**Originally Listed At $150**
Europe, France, "L 'Empereur Tite Avec La Toge" etching, ca. 18th century CE. A well-executed depiction of Emperor Titus donning a toga and holding a scroll, most likely symbolizing the letter of the law. The artist clearly embraced a reverence for the human figure with fine-line delineations of the volumes of the billowing fabric draped over the Emperor's body. Despite a nod toward naturalism, the emperor's face and form represent an idealism that ventures beyond humanity to a godlike presence. Size: plate 13" L x 7.25" W (33 cm x 18.4 cm); sheet 17.25" L x 10.5" W (43.8 cm x 26.7 cm); matted 23.625" L x 18.375" W (60 cm x 46.7 cm)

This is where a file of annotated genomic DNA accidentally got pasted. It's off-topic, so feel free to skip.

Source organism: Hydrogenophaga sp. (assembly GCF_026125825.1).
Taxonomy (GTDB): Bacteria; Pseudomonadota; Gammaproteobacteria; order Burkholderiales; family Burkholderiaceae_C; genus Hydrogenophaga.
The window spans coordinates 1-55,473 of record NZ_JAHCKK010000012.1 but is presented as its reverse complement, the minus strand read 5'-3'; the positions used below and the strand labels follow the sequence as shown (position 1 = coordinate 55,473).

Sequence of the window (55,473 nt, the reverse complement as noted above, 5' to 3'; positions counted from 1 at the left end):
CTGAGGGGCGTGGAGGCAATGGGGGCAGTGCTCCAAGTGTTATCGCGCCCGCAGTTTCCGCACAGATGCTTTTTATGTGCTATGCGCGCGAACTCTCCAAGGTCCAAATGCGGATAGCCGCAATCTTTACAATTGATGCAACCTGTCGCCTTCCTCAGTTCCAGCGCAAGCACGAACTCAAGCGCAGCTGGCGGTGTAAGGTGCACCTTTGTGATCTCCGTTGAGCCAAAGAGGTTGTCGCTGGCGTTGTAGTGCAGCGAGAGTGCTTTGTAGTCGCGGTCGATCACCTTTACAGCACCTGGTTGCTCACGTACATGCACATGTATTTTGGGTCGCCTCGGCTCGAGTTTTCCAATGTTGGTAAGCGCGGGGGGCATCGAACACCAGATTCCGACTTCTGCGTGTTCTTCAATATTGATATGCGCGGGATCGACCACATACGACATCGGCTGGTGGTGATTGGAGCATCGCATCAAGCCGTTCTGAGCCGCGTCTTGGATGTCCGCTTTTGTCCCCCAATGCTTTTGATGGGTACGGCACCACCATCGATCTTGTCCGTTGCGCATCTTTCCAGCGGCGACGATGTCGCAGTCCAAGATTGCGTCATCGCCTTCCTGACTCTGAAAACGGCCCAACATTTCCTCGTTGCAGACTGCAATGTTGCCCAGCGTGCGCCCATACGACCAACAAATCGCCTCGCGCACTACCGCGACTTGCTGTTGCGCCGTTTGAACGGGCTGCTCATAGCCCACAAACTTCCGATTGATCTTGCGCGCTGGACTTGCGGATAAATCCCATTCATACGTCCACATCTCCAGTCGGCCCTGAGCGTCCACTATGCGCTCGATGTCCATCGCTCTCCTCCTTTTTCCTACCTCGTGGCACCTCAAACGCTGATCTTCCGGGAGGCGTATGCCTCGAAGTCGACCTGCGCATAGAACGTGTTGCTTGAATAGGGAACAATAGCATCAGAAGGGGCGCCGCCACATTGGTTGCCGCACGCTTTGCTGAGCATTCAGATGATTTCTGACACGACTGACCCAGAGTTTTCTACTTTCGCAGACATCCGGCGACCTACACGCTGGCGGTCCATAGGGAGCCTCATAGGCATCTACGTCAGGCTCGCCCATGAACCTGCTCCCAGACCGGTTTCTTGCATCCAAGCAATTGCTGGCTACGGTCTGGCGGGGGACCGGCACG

Titus, a member of the Flavian dynasty who became the first Roman Emperor to assume the throne following the death of his biological father, was the Roman emperor from 79 to 81 CE, best known for completing the Colosseum as well as his giving generosity to those who suffered the eruption of Mount Vesuvius in 79 CE and a dangerous fire in Rome in 80 CE. He died from a fever after only two years in office, and was subsequently deified by the Roman Senate.
Provenance: Ex-Denenberg Fine Arts, Los Angeles, CA.
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